Created alongside writer Yōji Enokido (also a veteran of Evangelion, as well as Sailor Moon and Revolutionary Girl Utena), the series found a cult audience abroad through airing on Adult Swim in 2003, which grew with repeat syndication in the channel's Toonami block in 2013 and again in 2018. Following that last broadcast, the show made a surprising return in June 2018 with a second season and third season, titled FLCL: Progressive and Alternative, respectively, though expanding on the material and its sci-fi mythology had diminishing returns.
At first, the basic premise of the original series sounds simple enough: Naota Nandaba is an ordinary sixth grader living in Mabase, a city where "nothing amazing happens." After his brother Tasuku leaves town to play baseball in America, Naota looks after all that Tasuku left behind, from his top bunk bed to his ex-girlfriend Mamimi Samejima, who clings to Naota in Tasuku's absence. The mundanity of Naota's small-town life is shaken up by the arrival of Haruko Haruhara, a red-haired psychopath riding a yellow Vespa and wielding a bass guitar like a battle axe. Their first encounter leaves Naota with a strange, giant horn on his head, from which a large robot (named Canti) springs forth. Things only get stranger from there.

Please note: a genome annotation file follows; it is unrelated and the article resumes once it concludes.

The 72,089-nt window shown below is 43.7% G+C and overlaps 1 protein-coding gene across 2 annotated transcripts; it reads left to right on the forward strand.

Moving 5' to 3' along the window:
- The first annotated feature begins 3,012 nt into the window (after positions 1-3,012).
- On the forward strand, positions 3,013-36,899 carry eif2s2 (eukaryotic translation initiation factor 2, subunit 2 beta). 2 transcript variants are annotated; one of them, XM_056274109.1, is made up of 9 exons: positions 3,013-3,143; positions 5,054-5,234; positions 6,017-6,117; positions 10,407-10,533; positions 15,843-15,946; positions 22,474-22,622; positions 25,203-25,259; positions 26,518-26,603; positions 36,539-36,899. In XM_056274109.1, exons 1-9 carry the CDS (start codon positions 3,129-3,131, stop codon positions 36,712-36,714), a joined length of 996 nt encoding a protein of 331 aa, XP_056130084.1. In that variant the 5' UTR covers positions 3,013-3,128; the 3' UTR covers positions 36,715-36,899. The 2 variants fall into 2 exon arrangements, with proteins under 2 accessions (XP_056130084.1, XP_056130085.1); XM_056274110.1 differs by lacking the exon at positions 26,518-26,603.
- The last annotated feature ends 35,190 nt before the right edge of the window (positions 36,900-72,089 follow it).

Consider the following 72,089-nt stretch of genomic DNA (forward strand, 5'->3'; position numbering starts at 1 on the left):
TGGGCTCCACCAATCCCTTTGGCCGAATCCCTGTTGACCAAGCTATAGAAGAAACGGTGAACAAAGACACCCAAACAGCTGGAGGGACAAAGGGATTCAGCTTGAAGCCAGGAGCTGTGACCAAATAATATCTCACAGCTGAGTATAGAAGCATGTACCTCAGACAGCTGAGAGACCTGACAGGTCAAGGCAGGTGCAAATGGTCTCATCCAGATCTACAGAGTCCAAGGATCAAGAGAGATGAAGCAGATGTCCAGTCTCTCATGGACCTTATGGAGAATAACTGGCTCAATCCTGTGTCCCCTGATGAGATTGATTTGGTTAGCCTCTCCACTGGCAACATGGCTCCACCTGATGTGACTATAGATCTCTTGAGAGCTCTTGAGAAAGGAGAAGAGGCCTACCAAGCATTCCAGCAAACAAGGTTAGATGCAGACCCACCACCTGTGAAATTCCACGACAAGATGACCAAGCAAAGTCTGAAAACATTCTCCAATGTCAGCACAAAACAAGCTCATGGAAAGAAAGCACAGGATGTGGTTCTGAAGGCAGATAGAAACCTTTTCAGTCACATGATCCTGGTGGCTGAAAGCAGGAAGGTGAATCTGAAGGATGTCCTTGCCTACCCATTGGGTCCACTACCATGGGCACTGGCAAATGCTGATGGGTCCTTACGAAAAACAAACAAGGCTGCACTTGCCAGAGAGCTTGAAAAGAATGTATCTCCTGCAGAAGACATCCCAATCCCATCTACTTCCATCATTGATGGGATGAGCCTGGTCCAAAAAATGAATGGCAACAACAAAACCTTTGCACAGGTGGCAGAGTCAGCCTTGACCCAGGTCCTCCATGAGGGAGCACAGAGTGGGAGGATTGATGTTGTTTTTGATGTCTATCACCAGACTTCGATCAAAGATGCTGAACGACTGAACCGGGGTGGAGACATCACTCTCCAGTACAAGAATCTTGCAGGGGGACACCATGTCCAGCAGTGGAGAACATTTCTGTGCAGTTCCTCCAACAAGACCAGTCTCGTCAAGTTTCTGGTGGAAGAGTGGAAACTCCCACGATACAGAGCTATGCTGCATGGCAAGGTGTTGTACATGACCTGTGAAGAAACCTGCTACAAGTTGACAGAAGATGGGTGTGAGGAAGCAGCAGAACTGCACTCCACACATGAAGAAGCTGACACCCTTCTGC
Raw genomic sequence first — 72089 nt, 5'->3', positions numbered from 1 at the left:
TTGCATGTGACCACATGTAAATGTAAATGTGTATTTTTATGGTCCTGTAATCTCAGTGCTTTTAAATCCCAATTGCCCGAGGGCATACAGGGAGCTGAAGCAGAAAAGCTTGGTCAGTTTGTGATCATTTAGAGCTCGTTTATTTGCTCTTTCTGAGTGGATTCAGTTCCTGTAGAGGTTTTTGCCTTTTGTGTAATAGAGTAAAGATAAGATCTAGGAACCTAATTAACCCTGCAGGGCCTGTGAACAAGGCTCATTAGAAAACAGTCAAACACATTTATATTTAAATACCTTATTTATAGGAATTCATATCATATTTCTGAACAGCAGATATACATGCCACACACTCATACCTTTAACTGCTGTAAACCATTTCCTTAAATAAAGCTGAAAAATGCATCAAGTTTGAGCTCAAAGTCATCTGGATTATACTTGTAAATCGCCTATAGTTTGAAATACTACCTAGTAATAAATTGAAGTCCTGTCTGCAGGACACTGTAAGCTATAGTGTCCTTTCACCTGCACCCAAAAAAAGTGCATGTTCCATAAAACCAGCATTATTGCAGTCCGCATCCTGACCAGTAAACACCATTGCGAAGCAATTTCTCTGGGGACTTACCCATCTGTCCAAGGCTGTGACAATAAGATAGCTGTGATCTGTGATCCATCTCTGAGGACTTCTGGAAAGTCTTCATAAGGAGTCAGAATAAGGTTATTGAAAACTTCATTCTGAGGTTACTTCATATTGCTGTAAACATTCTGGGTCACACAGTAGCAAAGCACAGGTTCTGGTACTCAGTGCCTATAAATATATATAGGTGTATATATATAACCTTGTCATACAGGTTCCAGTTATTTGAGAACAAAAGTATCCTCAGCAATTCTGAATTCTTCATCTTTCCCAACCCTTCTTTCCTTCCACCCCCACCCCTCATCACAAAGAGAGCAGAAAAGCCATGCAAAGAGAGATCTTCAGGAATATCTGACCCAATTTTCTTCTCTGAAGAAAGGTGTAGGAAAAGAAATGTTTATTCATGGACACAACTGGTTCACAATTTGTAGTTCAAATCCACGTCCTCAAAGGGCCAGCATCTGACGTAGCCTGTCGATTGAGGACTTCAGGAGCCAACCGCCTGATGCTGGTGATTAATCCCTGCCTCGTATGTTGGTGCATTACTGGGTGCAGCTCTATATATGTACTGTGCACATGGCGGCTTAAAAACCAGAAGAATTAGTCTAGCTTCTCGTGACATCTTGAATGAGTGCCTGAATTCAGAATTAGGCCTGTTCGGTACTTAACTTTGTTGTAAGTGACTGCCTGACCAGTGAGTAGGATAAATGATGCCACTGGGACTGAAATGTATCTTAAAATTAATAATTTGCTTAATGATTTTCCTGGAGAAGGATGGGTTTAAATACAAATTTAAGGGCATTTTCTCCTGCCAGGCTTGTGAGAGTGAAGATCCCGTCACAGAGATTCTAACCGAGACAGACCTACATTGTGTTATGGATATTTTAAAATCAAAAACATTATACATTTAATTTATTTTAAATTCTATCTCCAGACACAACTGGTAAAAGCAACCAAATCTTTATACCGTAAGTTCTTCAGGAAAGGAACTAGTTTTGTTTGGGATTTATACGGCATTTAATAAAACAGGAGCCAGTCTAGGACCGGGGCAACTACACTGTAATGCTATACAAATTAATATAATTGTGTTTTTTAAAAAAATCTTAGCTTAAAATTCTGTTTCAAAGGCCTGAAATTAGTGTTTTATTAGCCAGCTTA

Driven by an experimental and surrealist style, FLCL resists the tropes of coming-of-age stories, defying narrative logic and instead relying on impulse. Similarly, the animation itself played fast and loose with any kind of rules. The characters and the world around them are equally flexible and fluid, as FLCL takes any shape that it pleases at any one moment: buildings bounce and rebound as people have fights within them, split screens actively intrude on the real world as characters are squished against them.